'This was too much:' brother of injured Bronco in weekend crash

AIRDRIE, Alta. — The family of paralyzed Humboldt Broncos player Ryan Straschnitzki is hoping their run of bad luck ends with three vehicle accidents.

Straschnitzki's 16-year-old brother, Jett, was driving a car that was hit over the weekend in Airdrie, Alta.

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He wasn't injured but he and his parents were shaken.

Tom Straschnitzki says the teen called late Saturday after the vehicle he had been driving was hit by an alleged impaired driver.

"He had four people he was driving home because he was the designated driver," he said. The other driver "came out of the corner and just about T-boned him but she corrected and just sideswiped him.

Jett was upset, particularly because of what happened to his older brother, said the father.

Ryan Straschnitzki, 19, was one of 13 junior hockey players injured when the team's bus collided with a semi truck in rural Saskatchewan last April. Sixteen people on the bus were killed.

"I think that was on his mind and he calmed down and then they just pulled over and called the cops," said Tom Straschnitzki.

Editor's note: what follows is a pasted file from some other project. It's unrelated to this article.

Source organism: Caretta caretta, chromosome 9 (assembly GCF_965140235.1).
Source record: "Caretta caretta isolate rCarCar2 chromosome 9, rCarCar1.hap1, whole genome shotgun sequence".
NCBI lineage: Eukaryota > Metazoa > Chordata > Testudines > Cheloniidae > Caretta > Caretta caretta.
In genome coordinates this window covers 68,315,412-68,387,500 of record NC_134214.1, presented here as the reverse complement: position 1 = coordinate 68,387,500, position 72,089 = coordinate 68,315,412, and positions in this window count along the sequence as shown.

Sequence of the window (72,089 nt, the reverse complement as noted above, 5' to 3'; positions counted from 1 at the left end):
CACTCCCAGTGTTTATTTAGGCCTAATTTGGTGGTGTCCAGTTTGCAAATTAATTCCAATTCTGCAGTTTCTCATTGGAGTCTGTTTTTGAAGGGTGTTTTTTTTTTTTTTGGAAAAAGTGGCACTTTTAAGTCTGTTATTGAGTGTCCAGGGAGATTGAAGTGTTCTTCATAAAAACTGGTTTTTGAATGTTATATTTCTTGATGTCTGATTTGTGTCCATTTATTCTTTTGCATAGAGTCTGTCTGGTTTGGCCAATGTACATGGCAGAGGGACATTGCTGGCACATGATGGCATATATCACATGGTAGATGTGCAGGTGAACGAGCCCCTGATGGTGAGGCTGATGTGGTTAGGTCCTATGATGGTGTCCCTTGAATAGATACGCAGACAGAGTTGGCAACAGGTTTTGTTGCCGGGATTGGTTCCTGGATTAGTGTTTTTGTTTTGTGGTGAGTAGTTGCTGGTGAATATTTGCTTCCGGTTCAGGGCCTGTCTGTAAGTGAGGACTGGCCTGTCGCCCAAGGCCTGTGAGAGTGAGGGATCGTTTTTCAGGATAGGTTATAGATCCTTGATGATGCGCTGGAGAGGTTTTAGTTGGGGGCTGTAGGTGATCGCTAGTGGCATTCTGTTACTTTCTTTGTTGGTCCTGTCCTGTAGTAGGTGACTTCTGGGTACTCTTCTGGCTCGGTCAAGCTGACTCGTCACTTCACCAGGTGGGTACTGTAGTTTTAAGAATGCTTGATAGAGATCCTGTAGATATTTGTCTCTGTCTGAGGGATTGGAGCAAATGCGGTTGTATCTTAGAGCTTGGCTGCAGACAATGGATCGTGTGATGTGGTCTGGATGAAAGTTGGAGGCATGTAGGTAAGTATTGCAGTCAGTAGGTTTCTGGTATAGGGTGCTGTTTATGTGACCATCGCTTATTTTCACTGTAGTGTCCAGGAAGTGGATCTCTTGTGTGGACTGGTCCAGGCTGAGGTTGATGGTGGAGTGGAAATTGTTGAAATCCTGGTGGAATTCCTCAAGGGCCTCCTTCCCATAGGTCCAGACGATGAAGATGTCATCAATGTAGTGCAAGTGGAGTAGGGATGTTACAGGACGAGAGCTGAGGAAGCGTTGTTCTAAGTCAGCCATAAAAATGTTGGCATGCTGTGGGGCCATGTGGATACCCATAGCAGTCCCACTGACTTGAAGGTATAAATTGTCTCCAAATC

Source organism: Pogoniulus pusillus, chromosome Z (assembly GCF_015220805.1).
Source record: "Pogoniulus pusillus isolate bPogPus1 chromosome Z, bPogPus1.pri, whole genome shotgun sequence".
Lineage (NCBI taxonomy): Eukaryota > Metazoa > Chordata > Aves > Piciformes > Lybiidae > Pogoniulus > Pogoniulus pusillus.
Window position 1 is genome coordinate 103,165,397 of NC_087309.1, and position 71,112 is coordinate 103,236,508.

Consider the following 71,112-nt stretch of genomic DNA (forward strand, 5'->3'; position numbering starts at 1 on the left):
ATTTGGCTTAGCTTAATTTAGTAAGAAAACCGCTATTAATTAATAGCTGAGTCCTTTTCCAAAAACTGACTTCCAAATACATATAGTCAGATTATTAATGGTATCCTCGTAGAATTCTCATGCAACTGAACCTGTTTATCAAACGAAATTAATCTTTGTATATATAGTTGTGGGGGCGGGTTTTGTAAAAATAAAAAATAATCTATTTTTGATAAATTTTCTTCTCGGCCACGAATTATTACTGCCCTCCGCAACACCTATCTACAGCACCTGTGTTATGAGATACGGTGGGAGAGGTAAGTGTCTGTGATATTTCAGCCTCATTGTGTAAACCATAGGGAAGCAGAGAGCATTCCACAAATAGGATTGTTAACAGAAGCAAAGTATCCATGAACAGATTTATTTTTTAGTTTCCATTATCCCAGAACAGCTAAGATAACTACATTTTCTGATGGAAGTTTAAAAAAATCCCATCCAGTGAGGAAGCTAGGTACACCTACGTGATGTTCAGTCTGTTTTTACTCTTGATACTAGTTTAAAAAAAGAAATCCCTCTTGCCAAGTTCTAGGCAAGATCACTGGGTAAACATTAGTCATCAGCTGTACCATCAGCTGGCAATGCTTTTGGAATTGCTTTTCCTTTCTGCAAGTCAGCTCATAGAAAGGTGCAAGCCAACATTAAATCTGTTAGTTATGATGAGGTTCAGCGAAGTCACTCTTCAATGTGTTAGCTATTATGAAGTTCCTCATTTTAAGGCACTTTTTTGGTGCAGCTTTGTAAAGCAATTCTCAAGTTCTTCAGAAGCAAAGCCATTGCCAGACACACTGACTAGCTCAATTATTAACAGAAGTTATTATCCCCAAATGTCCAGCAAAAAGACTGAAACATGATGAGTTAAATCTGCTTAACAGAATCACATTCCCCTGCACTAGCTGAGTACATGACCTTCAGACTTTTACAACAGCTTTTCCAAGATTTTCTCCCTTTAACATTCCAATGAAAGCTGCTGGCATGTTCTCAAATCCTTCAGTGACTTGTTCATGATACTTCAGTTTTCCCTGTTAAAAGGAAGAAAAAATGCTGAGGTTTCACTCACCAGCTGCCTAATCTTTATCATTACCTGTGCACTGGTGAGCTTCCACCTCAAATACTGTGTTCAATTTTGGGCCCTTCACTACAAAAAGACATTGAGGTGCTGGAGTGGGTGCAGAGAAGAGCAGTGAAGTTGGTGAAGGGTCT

The family had another scare last December when Ryan Straschnitzki was riding in a handi-bus on his way home from a physiotherapy appointment and the vehicle was rear-ended by a truck. The force of the crash was so jarring it threw him from his wheelchair to the floor and triggered flashbacks of the bus accident.

Michelle Straschnitzki, Ryan's mother, said she was initially kept in the dark about Jett's crash on Saturday.

"Tom told me the next day and my heart just dropped into my feet and I thought, oh my God — I just don't know how many more times I can handle getting calls like this," she said.

"I burst into tears. I mean this was too much."

"I just want things to go back to normal for a bit."

Jett was no worse for wear and was busy filling out insurance forms Monday and taking the car for an estimate.

The family has been lobbying for seatbelts on buses, better training for semi-truck drivers and for people to pay attention while on the roads. She said the message doesn't seem to be getting through.

"I don't know why. I don't know what it's going to take but people have to stop."

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